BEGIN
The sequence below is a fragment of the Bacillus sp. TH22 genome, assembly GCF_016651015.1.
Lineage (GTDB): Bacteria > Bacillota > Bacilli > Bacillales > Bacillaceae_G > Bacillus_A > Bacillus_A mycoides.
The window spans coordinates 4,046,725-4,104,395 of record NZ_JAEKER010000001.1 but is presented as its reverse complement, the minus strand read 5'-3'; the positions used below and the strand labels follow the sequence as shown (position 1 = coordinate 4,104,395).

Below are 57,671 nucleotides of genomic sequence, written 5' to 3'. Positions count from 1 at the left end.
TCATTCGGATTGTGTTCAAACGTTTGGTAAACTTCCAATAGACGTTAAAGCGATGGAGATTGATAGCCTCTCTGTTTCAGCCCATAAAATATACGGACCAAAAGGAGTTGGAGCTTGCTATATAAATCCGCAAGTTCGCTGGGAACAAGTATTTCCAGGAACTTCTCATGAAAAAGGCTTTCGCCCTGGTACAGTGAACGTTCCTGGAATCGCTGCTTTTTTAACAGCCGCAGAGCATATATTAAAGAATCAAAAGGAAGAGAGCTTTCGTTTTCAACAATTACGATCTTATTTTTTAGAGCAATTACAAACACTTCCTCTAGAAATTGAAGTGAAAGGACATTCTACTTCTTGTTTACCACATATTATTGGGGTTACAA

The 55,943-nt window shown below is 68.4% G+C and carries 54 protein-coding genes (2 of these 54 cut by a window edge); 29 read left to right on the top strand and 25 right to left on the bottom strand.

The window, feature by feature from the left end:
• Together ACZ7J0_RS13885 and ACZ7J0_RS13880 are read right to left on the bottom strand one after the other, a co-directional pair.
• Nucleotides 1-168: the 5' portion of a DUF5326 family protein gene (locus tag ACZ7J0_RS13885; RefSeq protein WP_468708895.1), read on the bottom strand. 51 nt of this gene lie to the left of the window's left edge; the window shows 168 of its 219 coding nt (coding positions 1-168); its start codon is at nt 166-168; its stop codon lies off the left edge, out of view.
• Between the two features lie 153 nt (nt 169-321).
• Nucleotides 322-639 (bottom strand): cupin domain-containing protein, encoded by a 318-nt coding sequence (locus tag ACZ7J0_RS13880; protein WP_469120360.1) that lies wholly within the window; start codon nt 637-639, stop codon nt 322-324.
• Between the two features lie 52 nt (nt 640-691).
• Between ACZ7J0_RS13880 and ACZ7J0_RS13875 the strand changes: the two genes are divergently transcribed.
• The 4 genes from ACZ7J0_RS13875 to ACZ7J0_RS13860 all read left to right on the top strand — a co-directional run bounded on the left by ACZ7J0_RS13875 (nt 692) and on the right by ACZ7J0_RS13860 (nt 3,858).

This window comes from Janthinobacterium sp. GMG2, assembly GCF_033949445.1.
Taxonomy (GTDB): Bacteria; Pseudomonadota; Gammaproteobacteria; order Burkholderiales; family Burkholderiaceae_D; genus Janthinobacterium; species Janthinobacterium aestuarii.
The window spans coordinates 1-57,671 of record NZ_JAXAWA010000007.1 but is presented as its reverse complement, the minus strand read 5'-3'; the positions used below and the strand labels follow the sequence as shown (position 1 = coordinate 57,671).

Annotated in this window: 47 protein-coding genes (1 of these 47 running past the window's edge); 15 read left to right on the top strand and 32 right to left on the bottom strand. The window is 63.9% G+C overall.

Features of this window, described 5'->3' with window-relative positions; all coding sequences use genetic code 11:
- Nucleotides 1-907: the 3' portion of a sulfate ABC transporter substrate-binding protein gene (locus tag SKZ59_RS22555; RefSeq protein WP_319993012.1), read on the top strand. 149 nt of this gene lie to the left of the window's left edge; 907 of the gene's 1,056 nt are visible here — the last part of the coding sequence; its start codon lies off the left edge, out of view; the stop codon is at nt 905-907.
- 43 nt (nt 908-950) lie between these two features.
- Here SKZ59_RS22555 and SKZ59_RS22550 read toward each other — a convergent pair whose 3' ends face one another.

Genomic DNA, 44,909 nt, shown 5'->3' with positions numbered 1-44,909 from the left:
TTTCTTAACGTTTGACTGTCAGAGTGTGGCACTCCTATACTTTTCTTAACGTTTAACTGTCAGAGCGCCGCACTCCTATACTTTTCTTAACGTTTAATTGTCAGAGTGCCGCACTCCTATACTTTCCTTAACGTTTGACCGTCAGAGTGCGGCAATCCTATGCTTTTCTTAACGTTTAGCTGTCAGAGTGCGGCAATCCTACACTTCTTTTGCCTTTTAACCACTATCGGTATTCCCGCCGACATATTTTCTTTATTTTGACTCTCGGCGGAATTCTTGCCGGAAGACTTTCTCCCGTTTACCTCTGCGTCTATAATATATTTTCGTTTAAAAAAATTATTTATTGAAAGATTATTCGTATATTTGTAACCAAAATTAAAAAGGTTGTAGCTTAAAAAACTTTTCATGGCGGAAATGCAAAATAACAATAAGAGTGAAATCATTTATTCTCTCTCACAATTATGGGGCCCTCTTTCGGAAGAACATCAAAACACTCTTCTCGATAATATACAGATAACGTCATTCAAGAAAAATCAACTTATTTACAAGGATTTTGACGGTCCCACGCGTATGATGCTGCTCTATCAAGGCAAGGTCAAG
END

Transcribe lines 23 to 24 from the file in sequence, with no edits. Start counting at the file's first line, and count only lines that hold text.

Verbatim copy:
Genomic DNA, 44,909 nt, shown 5'->3' with positions numbered 1-44,909 from the left:
TTTCTTAACGTTTGACTGTCAGAGTGTGGCACTCCTATACTTTTCTTAACGTTTAACTGTCAGAGCGCCGCACTCCTATACTTTTCTTAACGTTTAATTGTCAGAGTGCCGCACTCCTATACTTTCCTTAACGTTTGACCGTCAGAGTGCGGCAATCCTATGCTTTTCTTAACGTTTAGCTGTCAGAGTGCGGCAATCCTACACTTCTTTTGCCTTTTAACCACTATCGGTATTCCCGCCGACATATTTTCTTTATTTTGACTCTCGGCGGAATTCTTGCCGGAAGACTTTCTCCCGTTTACCTCTGCGTCTATAATATATTTTCGTTTAAAAAAATTATTTATTGAAAGATTATTCGTATATTTGTAACCAAAATTAAAAAGGTTGTAGCTTAAAAAACTTTTCATGGCGGAAATGCAAAATAACAATAAGAGTGAAATCATTTATTCTCTCTCACAATTATGGGGCCCTCTTTCGGAAGAACATCAAAACACTCTTCTCGATAATATACAGATAACGTCATTCAAGAAAAATCAACTTATTTACAAGGATTTTGACGGTCCCACGCGTATGATGCTGCTCTATCAAGGCAAGGTCAAG